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The Heroin and Opioids Task Force together with the initiative of Governor Andrew Cuomo decided to take active measures against the problem of heroin addiction.
After 25 recommendations were gathered from New York citizens and parents, New York officials came up with a plan to tackle opioid excess and increase support for people who need medical assistance and funding to deal with heroin addiction.
Among one of the most important ones will be the extended access to naloxone, a life-saving overdose-reversal medication. Furthermore, family members will have insurance coverage and will benefit from the help of licensed experts to inject the medication or spray it in the victim’s nostrils in the case of a life-or-death situation.
Moreover, consumers will be better informed and educated by pharmacists regarding heroin addiction, palliative care, pain management and the risks or side-effects of opioid consumption.
In addition to this, patients will be provided with only a 7-day supply of painkillers compared to the previous 30 days. However, in the case of chronic pains and other serious health conditions, an exception could be made.
It is also worth mentioning that the number of program slots and treatment beds will increase regarding substance use disorder in New York. Plus, insurers will be mandated to use objective criteria approved by the state regarding the coverage determinations for inpatient treatment.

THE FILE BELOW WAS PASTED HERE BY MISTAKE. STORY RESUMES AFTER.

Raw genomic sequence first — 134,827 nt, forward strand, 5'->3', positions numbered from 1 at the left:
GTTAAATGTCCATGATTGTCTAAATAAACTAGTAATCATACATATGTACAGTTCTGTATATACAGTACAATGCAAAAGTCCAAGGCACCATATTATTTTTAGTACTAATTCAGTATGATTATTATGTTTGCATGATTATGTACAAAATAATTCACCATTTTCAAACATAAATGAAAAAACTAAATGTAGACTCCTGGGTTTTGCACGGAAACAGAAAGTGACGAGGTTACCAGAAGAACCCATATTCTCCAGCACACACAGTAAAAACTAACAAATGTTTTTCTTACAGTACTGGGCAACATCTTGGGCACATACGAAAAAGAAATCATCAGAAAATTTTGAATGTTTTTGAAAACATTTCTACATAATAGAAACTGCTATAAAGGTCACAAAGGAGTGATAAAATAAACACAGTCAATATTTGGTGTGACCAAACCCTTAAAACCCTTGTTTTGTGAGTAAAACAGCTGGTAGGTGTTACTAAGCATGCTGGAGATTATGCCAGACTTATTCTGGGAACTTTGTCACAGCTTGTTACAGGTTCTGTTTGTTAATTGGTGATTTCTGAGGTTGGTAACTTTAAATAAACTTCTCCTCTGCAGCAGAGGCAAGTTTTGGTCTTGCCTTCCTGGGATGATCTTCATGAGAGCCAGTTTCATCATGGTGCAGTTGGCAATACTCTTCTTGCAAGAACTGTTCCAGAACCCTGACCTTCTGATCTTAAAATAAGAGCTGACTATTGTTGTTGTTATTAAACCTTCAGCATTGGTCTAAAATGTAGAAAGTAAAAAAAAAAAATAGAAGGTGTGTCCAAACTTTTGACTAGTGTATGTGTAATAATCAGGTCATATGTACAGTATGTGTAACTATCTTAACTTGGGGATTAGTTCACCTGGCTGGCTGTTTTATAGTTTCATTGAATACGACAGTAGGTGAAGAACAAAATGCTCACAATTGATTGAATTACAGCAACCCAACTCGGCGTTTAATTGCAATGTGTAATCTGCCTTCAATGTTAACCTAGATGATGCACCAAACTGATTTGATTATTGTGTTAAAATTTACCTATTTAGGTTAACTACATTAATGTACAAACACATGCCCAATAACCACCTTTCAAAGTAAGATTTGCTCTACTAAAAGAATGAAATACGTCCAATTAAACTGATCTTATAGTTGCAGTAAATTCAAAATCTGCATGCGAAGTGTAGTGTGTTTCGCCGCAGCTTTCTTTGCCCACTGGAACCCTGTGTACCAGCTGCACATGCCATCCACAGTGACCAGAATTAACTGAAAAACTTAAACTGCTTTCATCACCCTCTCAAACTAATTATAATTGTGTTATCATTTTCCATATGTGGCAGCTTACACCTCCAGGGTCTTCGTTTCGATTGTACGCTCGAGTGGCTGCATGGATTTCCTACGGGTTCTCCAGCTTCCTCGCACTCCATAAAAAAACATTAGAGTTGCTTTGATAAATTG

Therefore, there will be no insurance barriers to this treatment because prior approval for necessary medical care will no longer be required. However, this rule applies only as long as the inpatient treatment is necessary.
According to Dr. Howard Zuker, Health Commissioner, the secret of wiping out the heroin plague lies in a relentless charge from various directions. The Opioid Task Force mission is to save more lives and to stop the spread of this vicious epidemic.
Plus, Zucker believes that if people are prevented from becoming the prey of addiction, the only problem left will be to help those that need treatment and support to recover from this heroin excess. Furthermore, the officials aim to make the opioid drugs available only by prescription. This way, people will no longer have such easy access to these painkillers.
Hopefully, their combined effort will pay off in the battle against heroin addiction that takes so many lives every year.